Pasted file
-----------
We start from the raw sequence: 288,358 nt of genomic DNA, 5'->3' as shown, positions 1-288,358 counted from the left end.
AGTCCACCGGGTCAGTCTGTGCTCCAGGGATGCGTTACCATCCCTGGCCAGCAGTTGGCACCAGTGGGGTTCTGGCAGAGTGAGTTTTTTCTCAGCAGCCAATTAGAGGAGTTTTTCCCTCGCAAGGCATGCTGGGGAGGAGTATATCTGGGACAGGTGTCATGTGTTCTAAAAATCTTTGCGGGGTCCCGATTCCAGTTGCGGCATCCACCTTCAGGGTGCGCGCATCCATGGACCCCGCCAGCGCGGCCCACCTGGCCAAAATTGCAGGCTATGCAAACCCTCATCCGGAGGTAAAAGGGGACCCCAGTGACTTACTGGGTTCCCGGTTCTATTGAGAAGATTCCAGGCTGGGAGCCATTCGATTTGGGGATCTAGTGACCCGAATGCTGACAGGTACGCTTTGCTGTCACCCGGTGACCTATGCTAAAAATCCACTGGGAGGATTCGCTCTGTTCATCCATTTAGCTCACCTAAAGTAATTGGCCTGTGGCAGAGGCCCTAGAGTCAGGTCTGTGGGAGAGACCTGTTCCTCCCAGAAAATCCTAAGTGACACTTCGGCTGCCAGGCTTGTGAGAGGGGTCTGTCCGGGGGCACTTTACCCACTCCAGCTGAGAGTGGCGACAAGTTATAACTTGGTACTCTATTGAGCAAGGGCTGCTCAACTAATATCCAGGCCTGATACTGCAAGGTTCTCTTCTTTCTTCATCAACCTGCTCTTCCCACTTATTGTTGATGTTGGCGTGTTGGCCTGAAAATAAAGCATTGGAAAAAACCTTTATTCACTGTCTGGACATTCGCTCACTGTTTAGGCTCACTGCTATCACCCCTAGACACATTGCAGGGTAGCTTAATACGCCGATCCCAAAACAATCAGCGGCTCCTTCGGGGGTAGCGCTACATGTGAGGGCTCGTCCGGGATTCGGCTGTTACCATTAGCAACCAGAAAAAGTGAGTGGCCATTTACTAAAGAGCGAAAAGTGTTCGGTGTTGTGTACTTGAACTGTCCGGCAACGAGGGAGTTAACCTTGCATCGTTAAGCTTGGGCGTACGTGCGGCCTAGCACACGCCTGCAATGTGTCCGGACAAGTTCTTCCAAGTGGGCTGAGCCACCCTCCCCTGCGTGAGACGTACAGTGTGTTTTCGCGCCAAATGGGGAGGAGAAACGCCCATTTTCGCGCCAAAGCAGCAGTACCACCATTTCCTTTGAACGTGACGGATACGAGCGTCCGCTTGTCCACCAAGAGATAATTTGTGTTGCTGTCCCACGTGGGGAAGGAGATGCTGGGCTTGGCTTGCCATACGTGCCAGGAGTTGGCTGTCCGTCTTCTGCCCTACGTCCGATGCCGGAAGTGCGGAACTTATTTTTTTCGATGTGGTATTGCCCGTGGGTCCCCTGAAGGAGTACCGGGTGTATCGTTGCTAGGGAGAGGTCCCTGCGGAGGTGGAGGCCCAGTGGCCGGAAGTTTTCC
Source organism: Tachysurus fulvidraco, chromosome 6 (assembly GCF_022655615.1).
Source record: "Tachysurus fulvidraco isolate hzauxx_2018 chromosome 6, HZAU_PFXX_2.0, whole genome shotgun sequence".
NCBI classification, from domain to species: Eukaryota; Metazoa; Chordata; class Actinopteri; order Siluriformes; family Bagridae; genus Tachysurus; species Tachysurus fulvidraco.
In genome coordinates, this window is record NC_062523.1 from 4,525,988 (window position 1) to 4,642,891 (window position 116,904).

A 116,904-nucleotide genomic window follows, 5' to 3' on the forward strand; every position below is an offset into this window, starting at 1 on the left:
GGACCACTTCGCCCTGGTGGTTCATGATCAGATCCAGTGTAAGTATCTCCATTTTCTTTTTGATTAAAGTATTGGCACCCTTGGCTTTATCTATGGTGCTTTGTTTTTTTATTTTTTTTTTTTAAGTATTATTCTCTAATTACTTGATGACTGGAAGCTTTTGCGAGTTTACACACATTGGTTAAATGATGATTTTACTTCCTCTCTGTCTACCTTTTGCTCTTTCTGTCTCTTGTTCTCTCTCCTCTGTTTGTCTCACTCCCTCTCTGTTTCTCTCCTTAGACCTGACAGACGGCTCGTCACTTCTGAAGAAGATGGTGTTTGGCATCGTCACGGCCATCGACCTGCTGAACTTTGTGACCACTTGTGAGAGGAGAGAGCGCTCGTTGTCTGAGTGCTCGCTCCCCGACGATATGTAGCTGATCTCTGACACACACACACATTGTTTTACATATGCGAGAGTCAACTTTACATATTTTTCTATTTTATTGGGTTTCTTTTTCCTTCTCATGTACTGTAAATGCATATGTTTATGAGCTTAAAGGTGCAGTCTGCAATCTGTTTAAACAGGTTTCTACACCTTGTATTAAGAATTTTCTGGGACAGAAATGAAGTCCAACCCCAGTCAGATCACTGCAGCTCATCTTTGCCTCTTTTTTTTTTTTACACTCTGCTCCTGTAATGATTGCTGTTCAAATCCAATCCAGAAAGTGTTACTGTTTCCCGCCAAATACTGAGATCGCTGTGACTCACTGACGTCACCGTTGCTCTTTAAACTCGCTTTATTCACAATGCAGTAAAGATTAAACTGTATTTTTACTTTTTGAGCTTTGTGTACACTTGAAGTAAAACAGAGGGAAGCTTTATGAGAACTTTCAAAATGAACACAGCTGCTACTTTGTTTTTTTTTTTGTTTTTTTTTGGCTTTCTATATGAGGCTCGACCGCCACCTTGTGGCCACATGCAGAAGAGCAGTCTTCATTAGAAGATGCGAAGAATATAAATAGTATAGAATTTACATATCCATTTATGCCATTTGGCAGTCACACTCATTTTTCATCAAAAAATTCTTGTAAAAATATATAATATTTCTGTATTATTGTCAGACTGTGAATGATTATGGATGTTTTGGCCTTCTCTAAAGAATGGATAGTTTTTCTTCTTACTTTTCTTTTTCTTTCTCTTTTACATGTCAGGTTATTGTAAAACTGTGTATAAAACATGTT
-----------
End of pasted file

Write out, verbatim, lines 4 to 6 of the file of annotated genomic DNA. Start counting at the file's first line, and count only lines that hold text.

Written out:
Source record: "Tachysurus fulvidraco isolate hzauxx_2018 chromosome 6, HZAU_PFXX_2.0, whole genome shotgun sequence".
NCBI classification, from domain to species: Eukaryota; Metazoa; Chordata; class Actinopteri; order Siluriformes; family Bagridae; genus Tachysurus; species Tachysurus fulvidraco.
In genome coordinates, this window is record NC_062523.1 from 4,525,988 (window position 1) to 4,642,891 (window position 116,904).